Thursday, September 11, 2014
Supermarine Spitfire Mk IIa
In the summer of 1939 an early Mk I K9788 was fitted with a new version of the Merlin, the XII. With the success of the trial it was decided to use this version of the Merlin in the Mk II which, it was decided, would be the first version to be produced exclusively by the huge new Lord Nuffield shadow factory at Castle Bromwich.
Chief among the changes was the upgraded 1,175 horsepower (876 kW) Merlin XII engine. This engine included a Coffman engine starter, instead of the electric system of earlier and some later versions of the Merlin, and it required a small "teardrop" blister on the forward starboard cowling. The Merlin XII was cooled by a 70% to 30% water glycol mix, rather than pure glycol used for earlier Merlin versions.
In early 1940 Spitfire Is of 54 and 66 Squadrons were fitted with Rotol manufactured wide-bladed propellers of 10 ft 9 in (3.27 m) diameter, which were recognisable by a bigger, more rounded spinner: the decision was made that the new propeller would also be used exclusively by the Mk II. This engine/propeller combination increased top speed over the late Mk I by about 6-7 mph below 17,000 feet (5,200 m), and improved climb rate. Due to all of the weight increases maximum speed performance was still lower than that of early Mk Is, but combat capability was far better. The Mk II was produced in IIA eight-gun and IIB cannon armed versions. Deliveries were very rapid, and they quickly replaced all remaining Mk Is in service, which were then sent to Operational Training Units. The RAF had re-equipped with the new version by April 1941. The Rotol propeller units were later supplemented by de Havilland constant-speed units similar to those fitted to Mk Is.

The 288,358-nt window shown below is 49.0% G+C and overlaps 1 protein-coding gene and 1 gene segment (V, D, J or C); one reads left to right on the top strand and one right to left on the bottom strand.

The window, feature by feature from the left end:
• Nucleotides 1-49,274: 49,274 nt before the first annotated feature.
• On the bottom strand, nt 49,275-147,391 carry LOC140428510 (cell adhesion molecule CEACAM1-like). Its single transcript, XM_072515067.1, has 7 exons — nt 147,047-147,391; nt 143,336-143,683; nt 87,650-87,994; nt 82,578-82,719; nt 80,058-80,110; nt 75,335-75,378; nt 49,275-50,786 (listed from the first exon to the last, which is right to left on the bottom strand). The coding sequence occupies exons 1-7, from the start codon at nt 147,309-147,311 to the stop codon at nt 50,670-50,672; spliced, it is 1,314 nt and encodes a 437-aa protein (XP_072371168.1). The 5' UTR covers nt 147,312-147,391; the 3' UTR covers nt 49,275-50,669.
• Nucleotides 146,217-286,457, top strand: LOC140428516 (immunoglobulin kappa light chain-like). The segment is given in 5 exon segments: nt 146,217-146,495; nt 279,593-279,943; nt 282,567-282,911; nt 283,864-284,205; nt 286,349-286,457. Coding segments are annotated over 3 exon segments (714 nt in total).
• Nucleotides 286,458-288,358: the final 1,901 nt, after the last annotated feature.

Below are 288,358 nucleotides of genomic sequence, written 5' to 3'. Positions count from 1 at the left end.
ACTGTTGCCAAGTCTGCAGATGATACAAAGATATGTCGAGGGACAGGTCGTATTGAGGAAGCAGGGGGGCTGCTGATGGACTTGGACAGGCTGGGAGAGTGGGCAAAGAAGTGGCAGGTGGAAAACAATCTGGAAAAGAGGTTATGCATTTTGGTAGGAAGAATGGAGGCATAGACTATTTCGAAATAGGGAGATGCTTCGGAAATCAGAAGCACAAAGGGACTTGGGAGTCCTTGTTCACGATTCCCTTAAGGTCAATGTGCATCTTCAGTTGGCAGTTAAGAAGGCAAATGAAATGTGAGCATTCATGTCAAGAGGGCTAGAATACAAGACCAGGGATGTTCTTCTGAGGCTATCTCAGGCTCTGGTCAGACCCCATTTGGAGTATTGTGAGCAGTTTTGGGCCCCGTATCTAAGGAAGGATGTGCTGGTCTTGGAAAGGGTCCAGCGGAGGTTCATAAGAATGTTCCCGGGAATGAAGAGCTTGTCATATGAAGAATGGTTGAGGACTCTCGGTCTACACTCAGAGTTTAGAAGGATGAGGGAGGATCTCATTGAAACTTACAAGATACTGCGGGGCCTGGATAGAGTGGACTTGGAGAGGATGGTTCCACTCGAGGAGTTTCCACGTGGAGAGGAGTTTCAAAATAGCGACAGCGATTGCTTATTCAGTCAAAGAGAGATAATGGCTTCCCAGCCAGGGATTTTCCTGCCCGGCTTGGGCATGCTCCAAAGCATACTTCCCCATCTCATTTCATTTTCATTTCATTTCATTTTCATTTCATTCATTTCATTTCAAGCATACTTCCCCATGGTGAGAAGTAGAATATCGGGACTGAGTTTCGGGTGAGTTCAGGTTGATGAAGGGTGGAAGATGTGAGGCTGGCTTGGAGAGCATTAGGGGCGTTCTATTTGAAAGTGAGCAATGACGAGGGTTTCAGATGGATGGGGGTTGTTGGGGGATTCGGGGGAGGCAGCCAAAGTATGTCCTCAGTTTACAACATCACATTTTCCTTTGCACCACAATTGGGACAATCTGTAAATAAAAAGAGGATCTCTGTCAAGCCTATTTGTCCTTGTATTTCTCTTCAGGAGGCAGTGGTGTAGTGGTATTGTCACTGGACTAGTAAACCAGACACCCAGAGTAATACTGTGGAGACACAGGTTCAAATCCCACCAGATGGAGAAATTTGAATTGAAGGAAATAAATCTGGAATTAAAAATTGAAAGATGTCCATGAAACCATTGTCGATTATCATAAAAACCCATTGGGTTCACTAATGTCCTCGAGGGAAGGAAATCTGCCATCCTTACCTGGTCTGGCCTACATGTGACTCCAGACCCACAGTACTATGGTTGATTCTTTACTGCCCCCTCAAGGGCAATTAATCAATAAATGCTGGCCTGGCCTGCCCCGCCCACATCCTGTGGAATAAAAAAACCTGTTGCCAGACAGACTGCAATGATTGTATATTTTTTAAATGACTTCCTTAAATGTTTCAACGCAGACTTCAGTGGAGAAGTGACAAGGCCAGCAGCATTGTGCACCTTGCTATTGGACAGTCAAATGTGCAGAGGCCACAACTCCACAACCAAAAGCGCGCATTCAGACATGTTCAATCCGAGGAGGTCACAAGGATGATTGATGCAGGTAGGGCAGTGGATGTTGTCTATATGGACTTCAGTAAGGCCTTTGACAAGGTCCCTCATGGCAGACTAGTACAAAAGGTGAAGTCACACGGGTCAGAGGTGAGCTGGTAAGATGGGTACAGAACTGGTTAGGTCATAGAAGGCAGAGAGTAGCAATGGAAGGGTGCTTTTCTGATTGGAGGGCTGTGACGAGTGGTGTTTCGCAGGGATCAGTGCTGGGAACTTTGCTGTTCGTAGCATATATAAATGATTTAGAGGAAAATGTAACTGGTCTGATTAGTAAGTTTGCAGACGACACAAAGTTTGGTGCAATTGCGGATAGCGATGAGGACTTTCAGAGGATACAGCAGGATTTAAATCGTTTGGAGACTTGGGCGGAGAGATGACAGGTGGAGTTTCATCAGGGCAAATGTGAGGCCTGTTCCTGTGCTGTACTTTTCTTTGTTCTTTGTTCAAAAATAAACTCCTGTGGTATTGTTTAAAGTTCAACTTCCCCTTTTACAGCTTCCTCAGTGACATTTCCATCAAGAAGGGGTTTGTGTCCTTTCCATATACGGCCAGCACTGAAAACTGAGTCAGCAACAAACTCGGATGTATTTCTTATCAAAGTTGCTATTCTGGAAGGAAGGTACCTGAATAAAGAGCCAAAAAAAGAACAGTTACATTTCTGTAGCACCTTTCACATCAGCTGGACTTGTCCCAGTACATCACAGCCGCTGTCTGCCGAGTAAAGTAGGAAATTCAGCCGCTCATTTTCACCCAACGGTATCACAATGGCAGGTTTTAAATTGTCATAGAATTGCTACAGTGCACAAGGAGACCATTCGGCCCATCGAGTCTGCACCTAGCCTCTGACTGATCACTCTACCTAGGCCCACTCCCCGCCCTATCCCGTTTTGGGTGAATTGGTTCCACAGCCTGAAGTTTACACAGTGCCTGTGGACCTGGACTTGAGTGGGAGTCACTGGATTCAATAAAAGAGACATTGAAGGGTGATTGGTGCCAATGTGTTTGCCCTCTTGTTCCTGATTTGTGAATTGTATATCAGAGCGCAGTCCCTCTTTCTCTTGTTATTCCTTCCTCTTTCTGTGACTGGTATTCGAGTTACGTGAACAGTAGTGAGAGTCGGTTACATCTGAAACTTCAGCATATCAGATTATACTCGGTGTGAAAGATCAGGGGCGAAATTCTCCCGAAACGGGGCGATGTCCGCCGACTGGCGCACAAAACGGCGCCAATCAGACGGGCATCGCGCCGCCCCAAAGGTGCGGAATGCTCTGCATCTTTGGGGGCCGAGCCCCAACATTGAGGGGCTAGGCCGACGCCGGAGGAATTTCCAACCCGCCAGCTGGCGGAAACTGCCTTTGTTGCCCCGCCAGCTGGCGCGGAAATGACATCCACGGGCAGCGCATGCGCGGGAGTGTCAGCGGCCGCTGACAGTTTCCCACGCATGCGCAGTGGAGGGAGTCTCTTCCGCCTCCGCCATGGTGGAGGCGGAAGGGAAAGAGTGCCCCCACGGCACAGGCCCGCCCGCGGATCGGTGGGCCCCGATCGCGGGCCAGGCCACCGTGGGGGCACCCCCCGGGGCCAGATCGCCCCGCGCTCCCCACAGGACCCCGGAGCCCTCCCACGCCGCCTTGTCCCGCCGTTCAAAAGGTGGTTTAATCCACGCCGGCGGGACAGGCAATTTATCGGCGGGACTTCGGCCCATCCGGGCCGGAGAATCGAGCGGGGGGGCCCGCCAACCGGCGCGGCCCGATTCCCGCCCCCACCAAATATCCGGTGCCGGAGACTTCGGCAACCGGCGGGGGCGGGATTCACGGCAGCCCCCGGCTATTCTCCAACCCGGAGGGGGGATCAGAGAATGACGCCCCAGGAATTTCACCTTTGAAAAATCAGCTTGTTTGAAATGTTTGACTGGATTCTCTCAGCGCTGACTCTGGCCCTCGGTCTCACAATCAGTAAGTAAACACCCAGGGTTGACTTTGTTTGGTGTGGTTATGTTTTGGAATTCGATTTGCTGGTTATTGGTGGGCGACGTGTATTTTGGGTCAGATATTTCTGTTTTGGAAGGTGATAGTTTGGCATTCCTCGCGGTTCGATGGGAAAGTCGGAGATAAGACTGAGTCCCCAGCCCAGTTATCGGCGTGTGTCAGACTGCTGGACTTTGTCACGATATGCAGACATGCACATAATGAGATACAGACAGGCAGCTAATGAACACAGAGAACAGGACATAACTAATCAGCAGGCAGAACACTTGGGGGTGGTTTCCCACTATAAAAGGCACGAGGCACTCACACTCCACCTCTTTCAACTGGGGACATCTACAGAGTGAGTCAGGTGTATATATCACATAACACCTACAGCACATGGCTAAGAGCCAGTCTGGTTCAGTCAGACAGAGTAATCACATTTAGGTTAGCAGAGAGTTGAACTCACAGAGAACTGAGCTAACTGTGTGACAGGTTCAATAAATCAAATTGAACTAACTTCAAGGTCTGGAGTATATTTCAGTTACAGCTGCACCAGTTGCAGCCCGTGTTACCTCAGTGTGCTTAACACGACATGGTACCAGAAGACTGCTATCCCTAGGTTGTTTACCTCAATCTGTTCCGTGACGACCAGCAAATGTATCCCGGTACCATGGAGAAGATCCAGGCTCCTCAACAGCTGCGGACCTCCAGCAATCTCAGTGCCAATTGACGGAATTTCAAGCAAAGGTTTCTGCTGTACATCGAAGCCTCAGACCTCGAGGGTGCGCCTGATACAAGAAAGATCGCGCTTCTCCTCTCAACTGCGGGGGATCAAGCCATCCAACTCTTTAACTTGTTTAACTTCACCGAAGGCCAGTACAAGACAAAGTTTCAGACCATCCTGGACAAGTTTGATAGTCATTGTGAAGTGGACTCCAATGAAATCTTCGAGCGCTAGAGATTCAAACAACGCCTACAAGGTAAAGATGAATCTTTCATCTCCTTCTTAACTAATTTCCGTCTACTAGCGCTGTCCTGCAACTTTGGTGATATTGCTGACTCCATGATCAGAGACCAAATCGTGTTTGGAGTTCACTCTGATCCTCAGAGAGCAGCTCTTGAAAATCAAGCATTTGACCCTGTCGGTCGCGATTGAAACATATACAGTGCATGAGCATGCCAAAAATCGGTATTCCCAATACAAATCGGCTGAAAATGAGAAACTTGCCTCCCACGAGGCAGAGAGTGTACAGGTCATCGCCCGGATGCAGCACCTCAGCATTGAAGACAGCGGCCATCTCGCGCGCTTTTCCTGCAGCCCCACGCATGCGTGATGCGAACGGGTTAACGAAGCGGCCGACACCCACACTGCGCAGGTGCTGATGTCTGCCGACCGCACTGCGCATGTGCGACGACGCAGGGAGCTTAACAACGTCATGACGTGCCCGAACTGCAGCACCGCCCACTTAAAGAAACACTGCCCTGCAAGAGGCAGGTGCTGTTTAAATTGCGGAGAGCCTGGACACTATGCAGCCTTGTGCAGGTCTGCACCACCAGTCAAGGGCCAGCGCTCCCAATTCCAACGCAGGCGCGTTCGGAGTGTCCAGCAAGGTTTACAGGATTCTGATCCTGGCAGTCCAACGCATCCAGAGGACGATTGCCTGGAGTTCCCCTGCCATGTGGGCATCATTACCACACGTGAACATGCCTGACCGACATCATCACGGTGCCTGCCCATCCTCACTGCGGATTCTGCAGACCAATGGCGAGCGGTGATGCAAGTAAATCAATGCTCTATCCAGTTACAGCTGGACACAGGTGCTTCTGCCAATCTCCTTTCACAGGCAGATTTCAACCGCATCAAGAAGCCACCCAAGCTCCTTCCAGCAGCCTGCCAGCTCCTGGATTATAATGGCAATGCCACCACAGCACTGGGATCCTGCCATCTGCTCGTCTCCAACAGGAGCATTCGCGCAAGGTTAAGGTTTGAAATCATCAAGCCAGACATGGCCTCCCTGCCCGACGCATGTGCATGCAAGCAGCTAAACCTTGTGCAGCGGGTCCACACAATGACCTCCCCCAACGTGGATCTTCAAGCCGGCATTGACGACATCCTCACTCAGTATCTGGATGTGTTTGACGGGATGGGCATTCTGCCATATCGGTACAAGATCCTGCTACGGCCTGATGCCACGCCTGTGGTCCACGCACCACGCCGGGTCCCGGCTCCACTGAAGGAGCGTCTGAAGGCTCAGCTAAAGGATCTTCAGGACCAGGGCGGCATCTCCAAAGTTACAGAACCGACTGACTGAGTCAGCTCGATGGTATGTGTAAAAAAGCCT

A small number of Mk IIs were converted to "Long Range" Spitfires in early 1941. These could be recognised by the fixed 40 gal (182 l) fuel tank which was fitted under the port wing. With a full tank manoeuvrability was reduced, maximum speed was 26 mph (42 km/h) lower and the climb rate and service ceiling were also reduced. Several squadrons used this version to provide long-range bomber escort. Once the Mk II was taken out of front line service, 50 of them were converted for air-sea rescue work, at first under the designation Mk IIC (type 375) but later referred to as the A.S.R Mk II. The Merlin XII was replaced by the Mark XX, a "rescue pack" was fitted in the flare chute and smoke marker bombs were carried under the port wing.
A total of 921 Mk IIs were built, all by Castle Bromwich. A small number of Mk IIs were converted to Mk Vs.